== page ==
Nigerian Women Lament Discrimination against Marriage to Younger Men


Some women in the Federal Capital Territory, Abuja yesterday decried discrimination in Nigeria against women marrying younger men, while seeing nothing wrong in men having much younger wives.

Speaking to the News Agency of Nigeria (NAN) in Abuja, some of the women alleged that they had been discriminated, judged and labelled “sugar mummy” for their marriage to men they were older than.

Esther David, a businesswoman, said she was five years older than her husband, who is also into the same provision business with her.

David said her decision to marry her husband was borne out of love, admiration and respect she had for him, and not because she was desperate to get married as alleged by some persons.

“Our society tends to judge women negatively for marrying younger men, even if that relationship was borne out of love and respect for each other.

“But the same society sees nothing wrong if a man marries someone that he is old enough to even be her grandfather,’’ she lamented.

According to her, she faced a lot of challenges from her in-laws due to the age difference before she was fully accepted as his wife, despite performing the traditional, Christian and even the court wedding.

Similarly, Bose Ade, a mother of two, said even though she was eight years older than her husband, whom she has been married to for over a decade, her being older had not affected the love, affection and respect they have for each other.

“At first, it was very difficult for me to accept his marriage proposal because I was far older than him with over eight years.

“But I was later convinced by his persistence and support from his family that he was not dissuaded by our age differences,” Mrs. Ade said.

However, she added that even though she was accepted by her in-laws, she still faces discrimination from some of his relatives and the neighbourhood they reside in.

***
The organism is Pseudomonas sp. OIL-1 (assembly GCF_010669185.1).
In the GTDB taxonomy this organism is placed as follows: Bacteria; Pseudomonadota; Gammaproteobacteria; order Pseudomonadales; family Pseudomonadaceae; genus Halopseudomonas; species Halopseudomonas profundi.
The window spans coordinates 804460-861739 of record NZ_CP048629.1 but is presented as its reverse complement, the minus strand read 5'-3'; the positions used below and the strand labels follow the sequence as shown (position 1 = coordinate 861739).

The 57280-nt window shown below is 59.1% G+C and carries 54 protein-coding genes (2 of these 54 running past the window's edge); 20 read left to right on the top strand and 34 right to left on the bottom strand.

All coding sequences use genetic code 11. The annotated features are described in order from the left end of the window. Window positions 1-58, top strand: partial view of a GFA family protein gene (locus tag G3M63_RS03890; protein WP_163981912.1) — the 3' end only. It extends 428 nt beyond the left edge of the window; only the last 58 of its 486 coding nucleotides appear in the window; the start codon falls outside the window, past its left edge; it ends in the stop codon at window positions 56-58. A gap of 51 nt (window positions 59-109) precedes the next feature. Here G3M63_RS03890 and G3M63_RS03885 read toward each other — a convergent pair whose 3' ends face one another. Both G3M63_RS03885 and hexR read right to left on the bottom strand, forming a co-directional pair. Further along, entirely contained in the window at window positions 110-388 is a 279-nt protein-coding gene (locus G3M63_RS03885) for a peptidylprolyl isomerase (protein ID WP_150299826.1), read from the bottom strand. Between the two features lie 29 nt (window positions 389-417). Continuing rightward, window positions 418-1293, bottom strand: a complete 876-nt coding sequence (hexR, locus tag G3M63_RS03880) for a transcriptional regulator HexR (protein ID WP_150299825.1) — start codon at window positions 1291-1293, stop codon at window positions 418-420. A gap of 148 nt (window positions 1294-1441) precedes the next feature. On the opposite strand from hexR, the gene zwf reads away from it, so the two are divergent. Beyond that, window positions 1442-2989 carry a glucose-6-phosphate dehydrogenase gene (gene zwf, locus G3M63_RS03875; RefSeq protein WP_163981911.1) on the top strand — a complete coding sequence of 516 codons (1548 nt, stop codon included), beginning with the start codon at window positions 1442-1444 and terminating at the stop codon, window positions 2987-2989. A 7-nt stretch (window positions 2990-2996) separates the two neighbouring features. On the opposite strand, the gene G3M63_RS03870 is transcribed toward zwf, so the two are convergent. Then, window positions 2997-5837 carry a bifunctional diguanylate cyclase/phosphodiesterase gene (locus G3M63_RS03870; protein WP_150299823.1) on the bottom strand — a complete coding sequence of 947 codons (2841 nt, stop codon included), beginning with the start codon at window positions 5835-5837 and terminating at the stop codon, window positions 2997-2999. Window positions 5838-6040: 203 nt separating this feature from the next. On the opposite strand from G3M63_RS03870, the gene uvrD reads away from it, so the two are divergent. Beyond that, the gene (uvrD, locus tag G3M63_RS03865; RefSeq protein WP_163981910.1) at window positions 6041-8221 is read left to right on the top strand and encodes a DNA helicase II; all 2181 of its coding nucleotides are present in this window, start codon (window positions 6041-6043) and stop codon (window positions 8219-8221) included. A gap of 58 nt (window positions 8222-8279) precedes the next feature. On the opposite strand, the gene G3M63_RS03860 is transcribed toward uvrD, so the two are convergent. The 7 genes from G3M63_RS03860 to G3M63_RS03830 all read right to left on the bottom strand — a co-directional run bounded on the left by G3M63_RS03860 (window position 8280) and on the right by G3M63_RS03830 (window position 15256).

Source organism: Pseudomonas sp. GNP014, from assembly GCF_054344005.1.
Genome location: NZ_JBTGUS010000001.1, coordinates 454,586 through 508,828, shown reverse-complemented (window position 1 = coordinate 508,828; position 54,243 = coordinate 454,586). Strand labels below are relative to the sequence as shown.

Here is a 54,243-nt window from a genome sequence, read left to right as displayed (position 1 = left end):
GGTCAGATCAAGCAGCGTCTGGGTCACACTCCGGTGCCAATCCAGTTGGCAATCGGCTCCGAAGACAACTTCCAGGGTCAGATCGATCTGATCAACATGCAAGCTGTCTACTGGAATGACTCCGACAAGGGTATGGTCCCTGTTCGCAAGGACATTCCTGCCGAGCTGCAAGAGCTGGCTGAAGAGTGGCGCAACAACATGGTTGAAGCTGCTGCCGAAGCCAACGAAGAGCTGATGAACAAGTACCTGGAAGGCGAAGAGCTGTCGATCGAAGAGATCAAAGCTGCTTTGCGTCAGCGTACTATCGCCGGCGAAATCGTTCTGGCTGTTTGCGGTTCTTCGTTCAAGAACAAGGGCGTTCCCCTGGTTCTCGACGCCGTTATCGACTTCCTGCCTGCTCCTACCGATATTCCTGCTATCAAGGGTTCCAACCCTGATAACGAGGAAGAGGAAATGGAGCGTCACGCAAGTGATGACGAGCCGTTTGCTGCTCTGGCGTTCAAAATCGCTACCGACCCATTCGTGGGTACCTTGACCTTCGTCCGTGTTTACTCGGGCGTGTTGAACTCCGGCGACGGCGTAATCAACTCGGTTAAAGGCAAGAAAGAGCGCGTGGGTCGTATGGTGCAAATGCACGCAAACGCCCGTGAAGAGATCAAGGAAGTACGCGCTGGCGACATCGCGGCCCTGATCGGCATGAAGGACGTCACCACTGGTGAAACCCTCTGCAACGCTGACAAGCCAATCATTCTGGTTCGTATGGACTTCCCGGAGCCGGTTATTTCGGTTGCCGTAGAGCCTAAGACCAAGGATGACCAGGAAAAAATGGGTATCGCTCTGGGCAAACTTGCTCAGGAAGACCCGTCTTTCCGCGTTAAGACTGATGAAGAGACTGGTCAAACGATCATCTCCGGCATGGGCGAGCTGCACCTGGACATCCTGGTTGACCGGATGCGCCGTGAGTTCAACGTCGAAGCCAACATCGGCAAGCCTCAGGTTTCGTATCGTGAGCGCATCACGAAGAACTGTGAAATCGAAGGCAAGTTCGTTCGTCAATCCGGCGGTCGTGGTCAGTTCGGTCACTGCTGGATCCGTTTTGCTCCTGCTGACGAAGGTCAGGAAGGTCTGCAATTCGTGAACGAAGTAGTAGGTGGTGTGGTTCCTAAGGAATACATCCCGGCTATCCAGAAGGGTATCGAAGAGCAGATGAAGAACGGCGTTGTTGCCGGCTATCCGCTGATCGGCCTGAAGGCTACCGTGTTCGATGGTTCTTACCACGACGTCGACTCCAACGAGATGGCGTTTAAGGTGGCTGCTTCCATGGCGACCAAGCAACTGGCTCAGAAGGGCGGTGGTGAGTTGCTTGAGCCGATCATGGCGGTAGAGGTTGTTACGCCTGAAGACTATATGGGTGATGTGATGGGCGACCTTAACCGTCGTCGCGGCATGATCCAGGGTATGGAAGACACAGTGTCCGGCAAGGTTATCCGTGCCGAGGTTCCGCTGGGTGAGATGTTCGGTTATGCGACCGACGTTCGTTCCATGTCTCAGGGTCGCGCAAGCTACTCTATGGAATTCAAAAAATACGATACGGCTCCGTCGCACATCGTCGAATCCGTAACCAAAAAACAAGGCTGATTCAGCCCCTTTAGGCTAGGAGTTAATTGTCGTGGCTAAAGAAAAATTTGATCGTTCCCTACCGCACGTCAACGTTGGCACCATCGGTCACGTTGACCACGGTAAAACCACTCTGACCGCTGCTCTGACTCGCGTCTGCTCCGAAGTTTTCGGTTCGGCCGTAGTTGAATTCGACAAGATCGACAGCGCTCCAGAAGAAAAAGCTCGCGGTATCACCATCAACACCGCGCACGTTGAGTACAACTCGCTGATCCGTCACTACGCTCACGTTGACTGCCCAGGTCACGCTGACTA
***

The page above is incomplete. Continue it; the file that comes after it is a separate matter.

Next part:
According to her, she ignores all the subtle attacks on her person, urging other women that are facing similar challenges to ignore gossip and concentrate on building their homes.

“I don’t have problem with my in-laws, it is just some distant relatives of his and people in our area who still gossip and call me names like old woman, and all sorts because he looks younger than I do.

“I choose to ignore them and make sure I exhibit love and affection for my husband just to spite them,” she said.

However, Fatima Musa, an unemployed graduate said she cannot marry a younger man because the society would see her as “desperate’’ and she may not get the respect she deserves from him.
“Women naturally look older than men. So if you marry someone younger in age, one might end up looking like his mother or elder sister than his wife, especially when one starts bearing children,” Ms. Musa said.

On his part, Idris Samaila said there was nothing wrong in a woman marrying a man she is older than, as long as mutual trust, respect and love exists between them.
“Age is just a figure that people put so much emphasis on. It does not matter if a woman is older than her husband or the husband is older than the wife as it is commonly practiced in our society,” Mr. Samaila posited.

“The main issue we should be concerned about is how to build our homes within the tenets of our religious beliefs, as well as sharing love and understanding.’’

Mr. Samaila said the fear of marrying a younger man by some women who feel the age difference might bring disrespect between them was uncalled for, as respect was earned.

“The claim that marrying a younger man would make him disrespectful to one in the future is a flimsy excuse, because I have seen instances where a matured man marries a woman like his daughter’s age mate and she still does not have respect for him.’’

He therefore appealed to the society to shun any form of discrimination against men or women who marry much younger men.
He said Nigerians should encourage the sanctity of marriage within the religious or traditional belief so as to reduce the rate of illegitimate children in the society.